Front Page Titles (by Subject) chapter 112: The Position of Women - The American Commonwealth, vol. 2
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chapter 112: The Position of Women - Viscount James Bryce, The American Commonwealth, vol. 2 
The American Commonwealth, with an Introduction by Gary L. McDowell (Indianapolis: Liberty Fund, 1995). Vol. 2.
Part of: The American Commonwealth, 2 vols.
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The Position of Women
It has been well said that the position which women hold in a country is, if not a complete test, yet one of the best tests of the progress it has made in civilization. When one compares nomad man with settled man, heathen man with Christian man, the ancient world with the modern, the Eastern world with the Western, it is plain that in every case the advance in public order, in material comfort, in wealth, in decency and refinement of manners, among the whole population of a country—for in these matters one must not look merely at the upper class—has been accompanied by a greater respect for women, by a greater freedom accorded to them, by a fuller participation on their part in the best work of the world. Americans are fond of pointing, and can with perfect justice point, to the position their women hold as an evidence of the high level their civilization has reached. Certainly nothing in the country is more characteristic of the peculiar type their civilization has taken.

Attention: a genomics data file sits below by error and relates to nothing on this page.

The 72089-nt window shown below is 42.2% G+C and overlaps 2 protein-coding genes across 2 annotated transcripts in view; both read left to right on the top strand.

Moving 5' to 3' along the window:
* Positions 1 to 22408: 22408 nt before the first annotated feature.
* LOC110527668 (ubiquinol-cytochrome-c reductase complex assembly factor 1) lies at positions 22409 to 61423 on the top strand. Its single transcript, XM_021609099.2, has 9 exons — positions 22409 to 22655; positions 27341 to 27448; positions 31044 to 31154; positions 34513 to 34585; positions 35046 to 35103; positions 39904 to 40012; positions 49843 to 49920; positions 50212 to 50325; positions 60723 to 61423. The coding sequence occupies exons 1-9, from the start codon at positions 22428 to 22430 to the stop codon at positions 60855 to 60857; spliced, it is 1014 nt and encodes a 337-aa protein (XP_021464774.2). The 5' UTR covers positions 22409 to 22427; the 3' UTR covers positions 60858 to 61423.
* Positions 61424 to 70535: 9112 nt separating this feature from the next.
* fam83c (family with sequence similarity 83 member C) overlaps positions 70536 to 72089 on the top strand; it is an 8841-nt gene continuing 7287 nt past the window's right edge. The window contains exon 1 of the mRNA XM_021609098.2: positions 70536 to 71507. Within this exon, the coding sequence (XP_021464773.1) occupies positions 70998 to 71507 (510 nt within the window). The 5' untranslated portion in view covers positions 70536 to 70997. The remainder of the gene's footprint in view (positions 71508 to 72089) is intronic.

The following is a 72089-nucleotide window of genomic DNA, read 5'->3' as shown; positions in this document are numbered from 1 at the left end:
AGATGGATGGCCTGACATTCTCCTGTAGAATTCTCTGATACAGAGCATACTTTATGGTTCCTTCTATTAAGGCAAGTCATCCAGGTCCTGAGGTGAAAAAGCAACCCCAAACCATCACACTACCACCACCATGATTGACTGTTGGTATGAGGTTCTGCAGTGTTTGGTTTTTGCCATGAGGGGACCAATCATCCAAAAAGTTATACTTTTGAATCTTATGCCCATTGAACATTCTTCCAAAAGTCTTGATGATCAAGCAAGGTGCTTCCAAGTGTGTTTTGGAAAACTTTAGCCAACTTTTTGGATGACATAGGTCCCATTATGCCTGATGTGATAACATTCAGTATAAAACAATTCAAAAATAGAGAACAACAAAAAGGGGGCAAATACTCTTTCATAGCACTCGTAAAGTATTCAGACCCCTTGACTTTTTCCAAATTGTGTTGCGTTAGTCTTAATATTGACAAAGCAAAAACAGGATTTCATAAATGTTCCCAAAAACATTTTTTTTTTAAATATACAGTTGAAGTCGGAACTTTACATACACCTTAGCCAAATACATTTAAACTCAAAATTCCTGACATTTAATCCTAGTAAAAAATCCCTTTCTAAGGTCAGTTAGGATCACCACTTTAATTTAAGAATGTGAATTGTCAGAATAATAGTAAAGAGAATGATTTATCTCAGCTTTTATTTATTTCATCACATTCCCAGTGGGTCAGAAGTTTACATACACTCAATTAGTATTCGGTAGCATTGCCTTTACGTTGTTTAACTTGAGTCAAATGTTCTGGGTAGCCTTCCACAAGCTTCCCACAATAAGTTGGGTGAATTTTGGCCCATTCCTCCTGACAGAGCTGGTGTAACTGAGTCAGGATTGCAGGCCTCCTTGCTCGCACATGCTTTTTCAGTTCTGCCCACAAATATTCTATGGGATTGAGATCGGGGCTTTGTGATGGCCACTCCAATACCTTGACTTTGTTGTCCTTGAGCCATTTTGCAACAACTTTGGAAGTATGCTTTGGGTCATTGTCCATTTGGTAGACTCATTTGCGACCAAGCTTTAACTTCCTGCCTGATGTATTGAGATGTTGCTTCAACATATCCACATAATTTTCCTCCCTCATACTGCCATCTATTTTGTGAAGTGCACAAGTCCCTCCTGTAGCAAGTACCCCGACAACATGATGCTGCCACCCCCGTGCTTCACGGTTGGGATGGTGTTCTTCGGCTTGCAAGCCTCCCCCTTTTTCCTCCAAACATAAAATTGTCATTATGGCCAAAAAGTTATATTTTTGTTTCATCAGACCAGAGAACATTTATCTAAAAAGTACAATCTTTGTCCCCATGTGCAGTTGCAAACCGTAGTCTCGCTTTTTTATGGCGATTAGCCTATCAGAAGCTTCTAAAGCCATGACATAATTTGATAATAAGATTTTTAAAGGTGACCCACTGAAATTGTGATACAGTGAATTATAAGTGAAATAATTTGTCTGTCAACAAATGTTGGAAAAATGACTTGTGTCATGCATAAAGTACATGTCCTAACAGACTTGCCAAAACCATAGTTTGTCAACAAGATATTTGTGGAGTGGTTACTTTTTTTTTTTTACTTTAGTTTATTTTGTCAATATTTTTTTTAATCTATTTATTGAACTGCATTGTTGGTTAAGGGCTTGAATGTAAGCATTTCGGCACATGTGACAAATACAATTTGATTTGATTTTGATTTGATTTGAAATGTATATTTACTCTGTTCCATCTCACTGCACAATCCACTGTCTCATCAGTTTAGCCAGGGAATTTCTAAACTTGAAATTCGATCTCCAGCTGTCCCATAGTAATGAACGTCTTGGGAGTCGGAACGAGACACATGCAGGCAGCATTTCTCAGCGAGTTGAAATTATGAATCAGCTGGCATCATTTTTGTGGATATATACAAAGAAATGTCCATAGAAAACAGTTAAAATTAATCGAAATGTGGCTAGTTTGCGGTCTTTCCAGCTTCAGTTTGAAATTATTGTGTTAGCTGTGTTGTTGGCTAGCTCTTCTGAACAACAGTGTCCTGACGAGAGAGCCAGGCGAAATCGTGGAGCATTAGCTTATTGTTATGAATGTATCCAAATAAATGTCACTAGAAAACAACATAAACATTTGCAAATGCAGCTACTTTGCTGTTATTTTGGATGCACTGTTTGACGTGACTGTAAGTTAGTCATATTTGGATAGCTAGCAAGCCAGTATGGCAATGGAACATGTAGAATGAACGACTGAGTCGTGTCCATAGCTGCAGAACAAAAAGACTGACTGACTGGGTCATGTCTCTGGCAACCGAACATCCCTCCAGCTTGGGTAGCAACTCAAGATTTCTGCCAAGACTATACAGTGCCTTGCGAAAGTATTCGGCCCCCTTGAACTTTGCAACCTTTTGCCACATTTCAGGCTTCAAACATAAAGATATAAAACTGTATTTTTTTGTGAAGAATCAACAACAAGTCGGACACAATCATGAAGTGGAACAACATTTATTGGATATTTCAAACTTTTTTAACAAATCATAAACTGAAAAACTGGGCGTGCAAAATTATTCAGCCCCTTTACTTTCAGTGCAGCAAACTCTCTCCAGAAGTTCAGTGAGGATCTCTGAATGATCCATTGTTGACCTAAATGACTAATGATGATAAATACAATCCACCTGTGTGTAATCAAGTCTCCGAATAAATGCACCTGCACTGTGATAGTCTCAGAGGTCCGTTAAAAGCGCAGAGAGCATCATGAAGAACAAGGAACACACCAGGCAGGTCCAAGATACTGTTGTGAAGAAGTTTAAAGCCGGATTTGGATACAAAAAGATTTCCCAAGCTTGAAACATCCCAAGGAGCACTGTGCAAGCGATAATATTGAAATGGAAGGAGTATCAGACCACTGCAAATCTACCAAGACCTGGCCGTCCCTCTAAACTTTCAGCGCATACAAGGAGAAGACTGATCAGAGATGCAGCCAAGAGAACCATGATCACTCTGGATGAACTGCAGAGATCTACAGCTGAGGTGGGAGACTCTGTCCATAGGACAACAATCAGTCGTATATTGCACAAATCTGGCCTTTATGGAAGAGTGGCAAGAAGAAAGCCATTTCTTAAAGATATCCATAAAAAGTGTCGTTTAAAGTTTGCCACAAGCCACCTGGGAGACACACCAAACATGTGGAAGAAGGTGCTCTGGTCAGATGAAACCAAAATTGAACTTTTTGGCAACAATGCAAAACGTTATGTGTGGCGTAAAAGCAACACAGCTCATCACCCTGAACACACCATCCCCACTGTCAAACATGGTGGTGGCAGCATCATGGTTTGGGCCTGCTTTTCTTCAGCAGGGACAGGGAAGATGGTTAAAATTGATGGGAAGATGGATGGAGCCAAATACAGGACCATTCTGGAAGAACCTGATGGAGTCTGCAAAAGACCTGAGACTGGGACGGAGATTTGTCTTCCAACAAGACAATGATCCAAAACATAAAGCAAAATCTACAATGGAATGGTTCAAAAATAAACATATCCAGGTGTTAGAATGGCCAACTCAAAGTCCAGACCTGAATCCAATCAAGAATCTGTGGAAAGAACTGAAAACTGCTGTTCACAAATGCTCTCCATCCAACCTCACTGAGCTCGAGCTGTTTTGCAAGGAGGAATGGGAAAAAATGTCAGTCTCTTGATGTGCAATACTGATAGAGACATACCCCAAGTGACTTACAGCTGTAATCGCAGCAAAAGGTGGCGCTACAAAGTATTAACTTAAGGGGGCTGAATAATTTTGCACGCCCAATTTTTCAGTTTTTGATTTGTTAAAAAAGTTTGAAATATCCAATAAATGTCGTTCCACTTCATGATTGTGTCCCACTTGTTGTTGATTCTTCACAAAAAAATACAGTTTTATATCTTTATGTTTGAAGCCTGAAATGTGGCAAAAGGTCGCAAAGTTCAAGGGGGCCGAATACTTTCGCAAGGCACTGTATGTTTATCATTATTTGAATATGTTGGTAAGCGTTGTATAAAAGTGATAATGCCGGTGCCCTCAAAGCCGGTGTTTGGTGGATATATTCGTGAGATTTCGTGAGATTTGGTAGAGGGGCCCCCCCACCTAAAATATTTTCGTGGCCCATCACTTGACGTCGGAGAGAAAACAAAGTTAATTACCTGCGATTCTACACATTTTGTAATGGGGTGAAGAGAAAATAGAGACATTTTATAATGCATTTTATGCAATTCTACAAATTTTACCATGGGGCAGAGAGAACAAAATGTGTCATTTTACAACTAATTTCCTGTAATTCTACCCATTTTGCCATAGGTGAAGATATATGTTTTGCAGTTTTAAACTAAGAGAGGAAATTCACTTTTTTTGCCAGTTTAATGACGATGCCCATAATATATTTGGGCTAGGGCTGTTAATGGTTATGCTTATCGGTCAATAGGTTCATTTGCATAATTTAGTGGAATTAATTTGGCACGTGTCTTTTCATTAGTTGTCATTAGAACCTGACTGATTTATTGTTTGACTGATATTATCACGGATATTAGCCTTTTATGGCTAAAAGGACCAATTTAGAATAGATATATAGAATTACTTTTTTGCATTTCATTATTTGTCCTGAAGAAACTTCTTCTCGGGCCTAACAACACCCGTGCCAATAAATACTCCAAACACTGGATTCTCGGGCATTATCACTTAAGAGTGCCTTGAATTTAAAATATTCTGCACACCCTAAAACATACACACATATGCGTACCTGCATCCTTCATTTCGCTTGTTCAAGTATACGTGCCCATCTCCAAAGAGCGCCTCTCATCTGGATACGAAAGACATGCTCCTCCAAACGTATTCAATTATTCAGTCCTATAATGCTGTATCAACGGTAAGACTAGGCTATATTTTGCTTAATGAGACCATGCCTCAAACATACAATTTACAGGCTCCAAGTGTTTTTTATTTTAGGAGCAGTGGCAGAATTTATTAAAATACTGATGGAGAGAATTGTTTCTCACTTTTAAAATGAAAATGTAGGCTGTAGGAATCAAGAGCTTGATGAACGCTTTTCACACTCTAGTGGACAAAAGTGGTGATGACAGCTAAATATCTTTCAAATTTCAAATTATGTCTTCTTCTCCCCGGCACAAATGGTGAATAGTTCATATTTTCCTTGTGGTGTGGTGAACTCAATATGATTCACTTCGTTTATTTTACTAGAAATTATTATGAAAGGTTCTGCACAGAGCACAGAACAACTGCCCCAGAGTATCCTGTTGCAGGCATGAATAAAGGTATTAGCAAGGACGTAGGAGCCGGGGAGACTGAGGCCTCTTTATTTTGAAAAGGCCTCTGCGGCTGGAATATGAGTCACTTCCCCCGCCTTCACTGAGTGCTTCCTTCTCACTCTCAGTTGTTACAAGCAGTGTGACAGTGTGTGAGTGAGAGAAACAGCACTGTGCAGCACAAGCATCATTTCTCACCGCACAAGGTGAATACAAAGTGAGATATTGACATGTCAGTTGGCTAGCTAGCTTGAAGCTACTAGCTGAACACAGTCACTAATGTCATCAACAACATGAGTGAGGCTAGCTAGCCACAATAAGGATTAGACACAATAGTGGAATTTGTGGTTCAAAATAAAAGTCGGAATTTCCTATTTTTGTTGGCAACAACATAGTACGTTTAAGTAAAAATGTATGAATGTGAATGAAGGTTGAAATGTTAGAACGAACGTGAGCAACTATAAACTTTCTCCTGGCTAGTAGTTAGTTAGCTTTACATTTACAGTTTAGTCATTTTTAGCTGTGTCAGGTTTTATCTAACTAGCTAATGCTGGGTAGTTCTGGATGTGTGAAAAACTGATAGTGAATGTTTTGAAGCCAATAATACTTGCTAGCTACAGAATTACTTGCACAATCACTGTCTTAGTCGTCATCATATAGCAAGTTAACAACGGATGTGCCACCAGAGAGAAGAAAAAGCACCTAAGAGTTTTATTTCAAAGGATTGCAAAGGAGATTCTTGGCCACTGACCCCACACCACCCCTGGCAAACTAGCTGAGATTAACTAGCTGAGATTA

The subject may be regarded in so many aspects that it is convenient to take up each separately.
As respects the legal rights of women, these, of course, depend on the legislative enactments of each state of the Union, for in no case has the matter been left under the rigour of the common law. With much diversity in minor details, the general principles of the law are in all or nearly all the states similar. Women have been placed on an equality with men as respects all private rights. In some states husband and wife can sue one another at law. Married as well as unmarried women have long since (and I think everywhere) obtained full control of their property, whether obtained by gift or descent, or by their own labour. This has been deemed so important a point that, instead of being left to ordinary legislation, it has in several states been directly enacted by the people in the constitution. Women have in most, possibly not yet in all, states rights of guardianship over their children which the law of England denied to them till the Act of 1886; and in some states the mother’s rights are equal, where there has been a voluntary separation, to those of the father. The law of divorce is in many states far from satisfactory, but it always aims at doing equal justice as between husbands and wives. Special protection as respects hours of labour is given to women by the laws of many states, and a good deal of recent legislation has been passed with intent to benefit them, though not always by well-chosen means.